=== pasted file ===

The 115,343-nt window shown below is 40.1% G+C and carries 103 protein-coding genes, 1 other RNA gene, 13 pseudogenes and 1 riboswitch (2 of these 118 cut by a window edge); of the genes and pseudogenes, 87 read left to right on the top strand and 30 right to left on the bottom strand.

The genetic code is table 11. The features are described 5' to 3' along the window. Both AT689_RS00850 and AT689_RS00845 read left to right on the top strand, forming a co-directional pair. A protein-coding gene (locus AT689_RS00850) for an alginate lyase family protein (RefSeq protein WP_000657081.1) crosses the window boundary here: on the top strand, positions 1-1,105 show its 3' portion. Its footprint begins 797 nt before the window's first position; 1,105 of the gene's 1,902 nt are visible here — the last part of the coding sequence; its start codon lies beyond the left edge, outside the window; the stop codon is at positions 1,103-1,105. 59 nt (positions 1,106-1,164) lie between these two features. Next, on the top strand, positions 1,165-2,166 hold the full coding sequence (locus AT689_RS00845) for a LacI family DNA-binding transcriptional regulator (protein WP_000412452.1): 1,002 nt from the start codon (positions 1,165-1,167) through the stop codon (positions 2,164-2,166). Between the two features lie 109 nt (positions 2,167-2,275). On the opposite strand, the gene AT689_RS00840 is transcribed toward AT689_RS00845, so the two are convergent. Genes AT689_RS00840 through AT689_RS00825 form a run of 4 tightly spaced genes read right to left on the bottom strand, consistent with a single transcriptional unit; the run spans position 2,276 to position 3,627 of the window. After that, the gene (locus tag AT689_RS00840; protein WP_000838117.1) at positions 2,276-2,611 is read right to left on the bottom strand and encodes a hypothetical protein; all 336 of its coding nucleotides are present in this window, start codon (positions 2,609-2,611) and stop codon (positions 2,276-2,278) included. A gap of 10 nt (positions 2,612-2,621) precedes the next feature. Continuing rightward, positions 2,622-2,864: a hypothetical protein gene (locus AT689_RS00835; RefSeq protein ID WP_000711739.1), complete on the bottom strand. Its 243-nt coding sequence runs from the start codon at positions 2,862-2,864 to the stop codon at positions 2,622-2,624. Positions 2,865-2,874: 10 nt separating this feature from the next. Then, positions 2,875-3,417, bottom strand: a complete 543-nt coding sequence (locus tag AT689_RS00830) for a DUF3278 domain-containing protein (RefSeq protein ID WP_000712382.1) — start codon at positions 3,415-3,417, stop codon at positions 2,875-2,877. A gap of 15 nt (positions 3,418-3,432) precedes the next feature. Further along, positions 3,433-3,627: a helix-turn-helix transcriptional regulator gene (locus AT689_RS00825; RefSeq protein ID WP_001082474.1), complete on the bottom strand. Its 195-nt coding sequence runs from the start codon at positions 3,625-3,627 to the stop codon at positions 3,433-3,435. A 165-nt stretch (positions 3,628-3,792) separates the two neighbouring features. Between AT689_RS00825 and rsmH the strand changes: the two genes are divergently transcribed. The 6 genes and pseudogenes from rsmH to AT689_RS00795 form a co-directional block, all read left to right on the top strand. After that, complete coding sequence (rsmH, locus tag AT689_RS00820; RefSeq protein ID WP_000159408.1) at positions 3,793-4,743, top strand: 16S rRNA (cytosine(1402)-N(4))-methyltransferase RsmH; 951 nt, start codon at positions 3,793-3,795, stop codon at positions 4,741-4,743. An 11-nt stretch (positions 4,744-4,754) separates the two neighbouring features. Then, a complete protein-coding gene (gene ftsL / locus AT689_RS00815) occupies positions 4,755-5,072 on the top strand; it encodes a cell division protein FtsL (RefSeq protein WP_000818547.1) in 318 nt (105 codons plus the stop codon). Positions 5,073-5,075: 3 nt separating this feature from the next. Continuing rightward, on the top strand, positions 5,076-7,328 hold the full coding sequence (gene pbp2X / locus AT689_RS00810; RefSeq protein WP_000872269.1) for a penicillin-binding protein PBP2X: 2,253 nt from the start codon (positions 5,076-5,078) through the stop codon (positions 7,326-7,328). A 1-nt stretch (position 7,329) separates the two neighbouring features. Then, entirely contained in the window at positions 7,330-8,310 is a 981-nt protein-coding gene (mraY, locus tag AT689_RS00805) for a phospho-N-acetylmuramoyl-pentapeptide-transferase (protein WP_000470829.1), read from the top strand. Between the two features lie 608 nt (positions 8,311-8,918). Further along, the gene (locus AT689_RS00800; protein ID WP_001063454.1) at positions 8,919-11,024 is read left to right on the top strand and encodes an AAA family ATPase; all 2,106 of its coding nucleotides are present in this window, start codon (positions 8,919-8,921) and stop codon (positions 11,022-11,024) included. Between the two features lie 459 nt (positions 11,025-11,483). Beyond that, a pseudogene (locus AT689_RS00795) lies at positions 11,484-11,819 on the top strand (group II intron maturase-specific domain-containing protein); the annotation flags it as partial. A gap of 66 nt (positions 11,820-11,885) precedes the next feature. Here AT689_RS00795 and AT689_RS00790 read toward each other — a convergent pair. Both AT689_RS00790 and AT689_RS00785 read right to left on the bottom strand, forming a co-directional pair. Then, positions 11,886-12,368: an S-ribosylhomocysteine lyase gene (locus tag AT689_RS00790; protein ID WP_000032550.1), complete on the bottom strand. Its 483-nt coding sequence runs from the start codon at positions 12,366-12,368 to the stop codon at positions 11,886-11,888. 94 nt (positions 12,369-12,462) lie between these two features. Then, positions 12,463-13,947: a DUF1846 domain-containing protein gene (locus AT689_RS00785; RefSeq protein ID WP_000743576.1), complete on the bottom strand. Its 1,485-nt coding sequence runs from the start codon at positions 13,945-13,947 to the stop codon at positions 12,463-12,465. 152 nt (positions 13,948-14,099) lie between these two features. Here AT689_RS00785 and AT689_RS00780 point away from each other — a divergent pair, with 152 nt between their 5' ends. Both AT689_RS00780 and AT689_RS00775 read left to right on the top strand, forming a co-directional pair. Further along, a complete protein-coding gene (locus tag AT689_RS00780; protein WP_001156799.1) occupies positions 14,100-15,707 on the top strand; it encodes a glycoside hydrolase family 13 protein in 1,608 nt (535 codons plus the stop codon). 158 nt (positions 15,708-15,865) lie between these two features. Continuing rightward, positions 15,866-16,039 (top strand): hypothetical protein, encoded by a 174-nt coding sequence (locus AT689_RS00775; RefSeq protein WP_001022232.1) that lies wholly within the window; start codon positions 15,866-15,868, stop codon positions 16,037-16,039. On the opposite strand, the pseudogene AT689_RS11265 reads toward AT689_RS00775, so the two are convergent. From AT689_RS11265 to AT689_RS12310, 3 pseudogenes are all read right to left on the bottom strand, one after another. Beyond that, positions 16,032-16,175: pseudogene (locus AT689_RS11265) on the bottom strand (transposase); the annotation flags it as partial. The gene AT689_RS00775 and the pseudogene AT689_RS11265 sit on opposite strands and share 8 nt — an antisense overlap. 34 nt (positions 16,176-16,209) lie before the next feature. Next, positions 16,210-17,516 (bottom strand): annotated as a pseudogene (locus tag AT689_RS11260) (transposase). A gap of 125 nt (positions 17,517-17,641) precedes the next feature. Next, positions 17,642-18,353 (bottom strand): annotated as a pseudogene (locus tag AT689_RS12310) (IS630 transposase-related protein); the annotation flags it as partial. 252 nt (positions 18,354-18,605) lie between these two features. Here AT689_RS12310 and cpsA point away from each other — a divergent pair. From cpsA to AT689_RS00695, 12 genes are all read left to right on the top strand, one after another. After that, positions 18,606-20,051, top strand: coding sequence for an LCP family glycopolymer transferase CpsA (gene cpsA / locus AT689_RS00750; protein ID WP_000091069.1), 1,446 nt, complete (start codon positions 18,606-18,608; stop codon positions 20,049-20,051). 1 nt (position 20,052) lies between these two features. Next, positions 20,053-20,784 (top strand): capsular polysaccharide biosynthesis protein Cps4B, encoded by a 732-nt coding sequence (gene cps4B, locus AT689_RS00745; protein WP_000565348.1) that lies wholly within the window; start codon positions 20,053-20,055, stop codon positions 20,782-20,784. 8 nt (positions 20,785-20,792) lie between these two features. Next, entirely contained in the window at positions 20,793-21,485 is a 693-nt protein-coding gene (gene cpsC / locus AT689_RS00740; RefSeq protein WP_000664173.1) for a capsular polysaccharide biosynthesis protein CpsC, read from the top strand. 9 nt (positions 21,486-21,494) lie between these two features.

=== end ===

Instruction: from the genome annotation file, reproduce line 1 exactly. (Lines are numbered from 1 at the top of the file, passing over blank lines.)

The 115,343-nt window shown below is 40.1% G+C and carries 103 protein-coding genes, 1 other RNA gene, 13 pseudogenes and 1 riboswitch (2 of these 118 cut by a window edge); of the genes and pseudogenes, 87 read left to right on the top strand and 30 right to left on the bottom strand.